Hard drive maker Seagate is to pump £120m into its Londonderry plant in Northern Ireland over the next two years.
The investment will go into new equipment, research and development, infrastructure and IT systems that should enable the factory to cement its position as a leader in the production of read-write heads for hard drives.
"This investment will allow our Springtown factory to remain at the forefront of the technology and efficiency battle that is waged in the disc drive industry," said John Spangler, vice president at Springtown.
The Northern Ireland factory started production in 1994 and employs about 1,300 people from across Europe.
Seagate announced in April that it had shipped its billionth disc drive. "It took Seagate 29 years to ship its first billion drives but we expect to ship our second billion within the next five years," said Spangler.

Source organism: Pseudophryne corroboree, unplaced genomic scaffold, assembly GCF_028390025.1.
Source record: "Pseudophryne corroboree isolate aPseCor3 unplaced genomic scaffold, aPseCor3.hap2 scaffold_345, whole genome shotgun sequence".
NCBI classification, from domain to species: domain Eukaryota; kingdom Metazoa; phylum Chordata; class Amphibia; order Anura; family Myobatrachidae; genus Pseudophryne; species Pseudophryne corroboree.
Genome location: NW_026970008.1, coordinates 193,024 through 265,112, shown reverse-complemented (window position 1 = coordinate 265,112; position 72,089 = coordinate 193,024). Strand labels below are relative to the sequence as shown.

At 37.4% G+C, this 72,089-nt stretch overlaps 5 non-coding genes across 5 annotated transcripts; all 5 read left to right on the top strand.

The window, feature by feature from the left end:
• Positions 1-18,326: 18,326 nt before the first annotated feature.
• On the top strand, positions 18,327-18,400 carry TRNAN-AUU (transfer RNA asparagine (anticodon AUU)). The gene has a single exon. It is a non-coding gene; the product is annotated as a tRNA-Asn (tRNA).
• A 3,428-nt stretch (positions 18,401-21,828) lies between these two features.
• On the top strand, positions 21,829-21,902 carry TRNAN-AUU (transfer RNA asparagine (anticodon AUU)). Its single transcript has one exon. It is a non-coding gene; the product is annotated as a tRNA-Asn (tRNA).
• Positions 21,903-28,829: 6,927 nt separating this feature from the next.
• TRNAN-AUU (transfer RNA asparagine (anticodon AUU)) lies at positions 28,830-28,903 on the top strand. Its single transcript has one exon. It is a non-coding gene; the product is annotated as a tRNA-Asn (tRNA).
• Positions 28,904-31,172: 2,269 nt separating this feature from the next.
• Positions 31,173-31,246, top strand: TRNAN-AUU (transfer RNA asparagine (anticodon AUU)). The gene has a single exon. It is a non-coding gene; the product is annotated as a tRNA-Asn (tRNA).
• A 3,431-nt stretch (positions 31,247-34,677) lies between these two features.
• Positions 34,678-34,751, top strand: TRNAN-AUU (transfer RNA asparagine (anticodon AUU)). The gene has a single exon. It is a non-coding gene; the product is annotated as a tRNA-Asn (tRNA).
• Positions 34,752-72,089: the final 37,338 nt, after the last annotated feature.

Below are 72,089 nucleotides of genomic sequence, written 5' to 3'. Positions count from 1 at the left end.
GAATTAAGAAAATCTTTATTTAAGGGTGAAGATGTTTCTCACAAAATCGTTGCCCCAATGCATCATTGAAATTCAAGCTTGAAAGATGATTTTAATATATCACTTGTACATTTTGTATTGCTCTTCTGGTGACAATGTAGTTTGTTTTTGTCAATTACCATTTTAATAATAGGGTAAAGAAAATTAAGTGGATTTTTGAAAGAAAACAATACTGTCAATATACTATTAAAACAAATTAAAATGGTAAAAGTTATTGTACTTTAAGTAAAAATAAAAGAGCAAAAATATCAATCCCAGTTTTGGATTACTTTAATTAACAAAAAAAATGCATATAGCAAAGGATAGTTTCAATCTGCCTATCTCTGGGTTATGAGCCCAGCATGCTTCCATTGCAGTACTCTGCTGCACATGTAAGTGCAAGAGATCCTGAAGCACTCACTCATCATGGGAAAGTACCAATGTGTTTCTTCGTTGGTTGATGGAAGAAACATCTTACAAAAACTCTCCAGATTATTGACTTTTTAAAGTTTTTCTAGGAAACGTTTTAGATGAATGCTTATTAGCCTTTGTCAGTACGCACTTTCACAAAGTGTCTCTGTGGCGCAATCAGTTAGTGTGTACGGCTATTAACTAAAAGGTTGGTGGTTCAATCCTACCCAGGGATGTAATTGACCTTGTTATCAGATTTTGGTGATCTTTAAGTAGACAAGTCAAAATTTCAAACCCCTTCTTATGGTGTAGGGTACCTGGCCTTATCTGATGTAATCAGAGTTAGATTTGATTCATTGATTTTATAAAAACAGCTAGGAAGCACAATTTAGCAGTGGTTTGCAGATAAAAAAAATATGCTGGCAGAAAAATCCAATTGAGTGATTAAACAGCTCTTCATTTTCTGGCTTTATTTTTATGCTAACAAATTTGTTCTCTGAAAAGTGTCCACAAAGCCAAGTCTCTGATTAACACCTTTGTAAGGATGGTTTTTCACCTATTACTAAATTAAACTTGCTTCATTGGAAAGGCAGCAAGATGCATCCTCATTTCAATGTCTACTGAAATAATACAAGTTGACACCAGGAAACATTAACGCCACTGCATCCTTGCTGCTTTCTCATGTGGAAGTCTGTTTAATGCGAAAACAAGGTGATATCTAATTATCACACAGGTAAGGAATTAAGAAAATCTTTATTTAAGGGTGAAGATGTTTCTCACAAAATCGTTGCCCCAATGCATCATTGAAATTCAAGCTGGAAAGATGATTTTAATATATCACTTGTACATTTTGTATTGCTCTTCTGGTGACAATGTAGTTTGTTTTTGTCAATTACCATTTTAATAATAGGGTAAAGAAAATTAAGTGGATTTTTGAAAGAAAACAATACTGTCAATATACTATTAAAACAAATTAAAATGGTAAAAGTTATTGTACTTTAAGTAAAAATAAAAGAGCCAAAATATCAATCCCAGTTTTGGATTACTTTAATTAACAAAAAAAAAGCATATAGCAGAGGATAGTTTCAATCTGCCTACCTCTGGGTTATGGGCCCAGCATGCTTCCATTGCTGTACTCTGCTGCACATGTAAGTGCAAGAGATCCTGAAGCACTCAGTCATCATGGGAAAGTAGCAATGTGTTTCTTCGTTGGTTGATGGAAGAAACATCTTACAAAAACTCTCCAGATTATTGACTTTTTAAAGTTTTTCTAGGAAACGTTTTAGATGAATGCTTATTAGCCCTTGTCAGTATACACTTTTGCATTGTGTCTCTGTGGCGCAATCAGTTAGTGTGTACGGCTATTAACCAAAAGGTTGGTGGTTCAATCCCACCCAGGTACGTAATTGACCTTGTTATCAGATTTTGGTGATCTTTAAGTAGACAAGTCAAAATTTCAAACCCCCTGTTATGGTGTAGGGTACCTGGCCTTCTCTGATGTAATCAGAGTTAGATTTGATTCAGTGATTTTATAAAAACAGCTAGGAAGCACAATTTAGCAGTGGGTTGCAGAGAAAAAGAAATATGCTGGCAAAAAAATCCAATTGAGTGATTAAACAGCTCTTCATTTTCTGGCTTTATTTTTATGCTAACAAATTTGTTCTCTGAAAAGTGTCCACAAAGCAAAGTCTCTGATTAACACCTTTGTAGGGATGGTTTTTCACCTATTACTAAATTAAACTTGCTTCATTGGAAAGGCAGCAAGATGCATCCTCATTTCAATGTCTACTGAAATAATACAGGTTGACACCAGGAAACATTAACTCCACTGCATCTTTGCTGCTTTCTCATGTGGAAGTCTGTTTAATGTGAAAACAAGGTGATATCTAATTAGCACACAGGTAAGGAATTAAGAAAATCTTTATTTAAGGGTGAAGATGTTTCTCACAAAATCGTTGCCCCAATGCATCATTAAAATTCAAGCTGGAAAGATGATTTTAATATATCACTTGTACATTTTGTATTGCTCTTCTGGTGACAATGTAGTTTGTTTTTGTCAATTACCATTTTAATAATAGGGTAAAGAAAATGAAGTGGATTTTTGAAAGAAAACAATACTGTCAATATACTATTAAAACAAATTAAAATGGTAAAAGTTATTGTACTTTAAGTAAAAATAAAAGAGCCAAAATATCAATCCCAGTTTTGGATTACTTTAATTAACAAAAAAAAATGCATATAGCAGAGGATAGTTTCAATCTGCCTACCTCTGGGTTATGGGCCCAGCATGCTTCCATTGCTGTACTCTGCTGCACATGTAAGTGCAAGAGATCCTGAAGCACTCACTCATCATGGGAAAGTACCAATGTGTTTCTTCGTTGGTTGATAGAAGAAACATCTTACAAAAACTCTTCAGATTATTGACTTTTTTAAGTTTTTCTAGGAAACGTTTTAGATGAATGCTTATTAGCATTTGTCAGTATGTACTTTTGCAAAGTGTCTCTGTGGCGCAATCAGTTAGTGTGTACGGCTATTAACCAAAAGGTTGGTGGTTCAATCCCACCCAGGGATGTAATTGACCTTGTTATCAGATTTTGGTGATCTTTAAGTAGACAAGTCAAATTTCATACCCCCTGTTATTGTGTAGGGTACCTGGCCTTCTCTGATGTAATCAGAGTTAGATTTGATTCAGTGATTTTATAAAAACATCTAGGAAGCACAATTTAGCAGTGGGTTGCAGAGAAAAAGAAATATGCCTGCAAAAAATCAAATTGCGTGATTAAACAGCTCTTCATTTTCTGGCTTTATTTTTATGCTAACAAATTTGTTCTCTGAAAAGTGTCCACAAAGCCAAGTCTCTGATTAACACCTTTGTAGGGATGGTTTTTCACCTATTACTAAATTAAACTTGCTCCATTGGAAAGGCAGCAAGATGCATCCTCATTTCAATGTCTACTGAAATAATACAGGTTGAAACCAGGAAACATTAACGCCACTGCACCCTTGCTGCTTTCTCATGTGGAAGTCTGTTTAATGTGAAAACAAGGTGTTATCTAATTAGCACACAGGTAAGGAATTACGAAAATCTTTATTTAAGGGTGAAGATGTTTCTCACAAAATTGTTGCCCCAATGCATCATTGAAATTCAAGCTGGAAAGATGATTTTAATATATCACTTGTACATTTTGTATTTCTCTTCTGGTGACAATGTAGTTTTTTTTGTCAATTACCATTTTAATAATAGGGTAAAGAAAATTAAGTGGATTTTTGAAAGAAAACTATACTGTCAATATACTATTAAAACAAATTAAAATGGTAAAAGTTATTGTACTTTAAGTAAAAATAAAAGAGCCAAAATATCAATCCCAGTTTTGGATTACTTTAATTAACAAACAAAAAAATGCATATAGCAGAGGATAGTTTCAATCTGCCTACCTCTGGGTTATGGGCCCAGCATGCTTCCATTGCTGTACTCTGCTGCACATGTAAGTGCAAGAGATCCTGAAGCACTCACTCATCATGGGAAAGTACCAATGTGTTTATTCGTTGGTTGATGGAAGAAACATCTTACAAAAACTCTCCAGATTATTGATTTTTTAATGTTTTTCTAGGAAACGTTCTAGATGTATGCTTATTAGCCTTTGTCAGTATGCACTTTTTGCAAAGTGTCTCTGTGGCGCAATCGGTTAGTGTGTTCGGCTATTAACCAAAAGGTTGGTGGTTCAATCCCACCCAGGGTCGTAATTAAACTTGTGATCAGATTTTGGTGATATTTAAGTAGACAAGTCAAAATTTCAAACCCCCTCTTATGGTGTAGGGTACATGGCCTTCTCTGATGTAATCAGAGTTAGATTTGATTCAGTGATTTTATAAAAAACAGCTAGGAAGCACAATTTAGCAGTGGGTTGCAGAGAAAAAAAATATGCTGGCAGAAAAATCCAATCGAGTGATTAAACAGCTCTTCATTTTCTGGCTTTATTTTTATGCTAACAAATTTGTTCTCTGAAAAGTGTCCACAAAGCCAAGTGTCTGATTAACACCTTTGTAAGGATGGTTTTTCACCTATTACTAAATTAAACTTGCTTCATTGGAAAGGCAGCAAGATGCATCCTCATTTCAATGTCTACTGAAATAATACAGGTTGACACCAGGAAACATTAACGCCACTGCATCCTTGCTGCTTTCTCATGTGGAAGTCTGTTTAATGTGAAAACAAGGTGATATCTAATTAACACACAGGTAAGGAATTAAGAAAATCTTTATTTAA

"There is a massive amount of digital content being created in the home, in the office and in many other markets today and most of this content is stored on hard drives. This proliferation will continue to fuel hard drive demand into the future."
However, the growing take up of solid state hard drives has led some to question Seagate's focus on read-write heads, which are used exclusively in traditional hard drives.
Ian O'Leary, corporate communications director at Seagate, told vnunet.com that, although solid state drives are gaining momentum, "even the analysts predict they will only be a relatively small part of the market for years to come".
"We see spinning drives as the biggest segment of the storage market for years to come, but we will provide whatever suits our customers, be it spinning discs, solid state or a hybrid of the two," he said.
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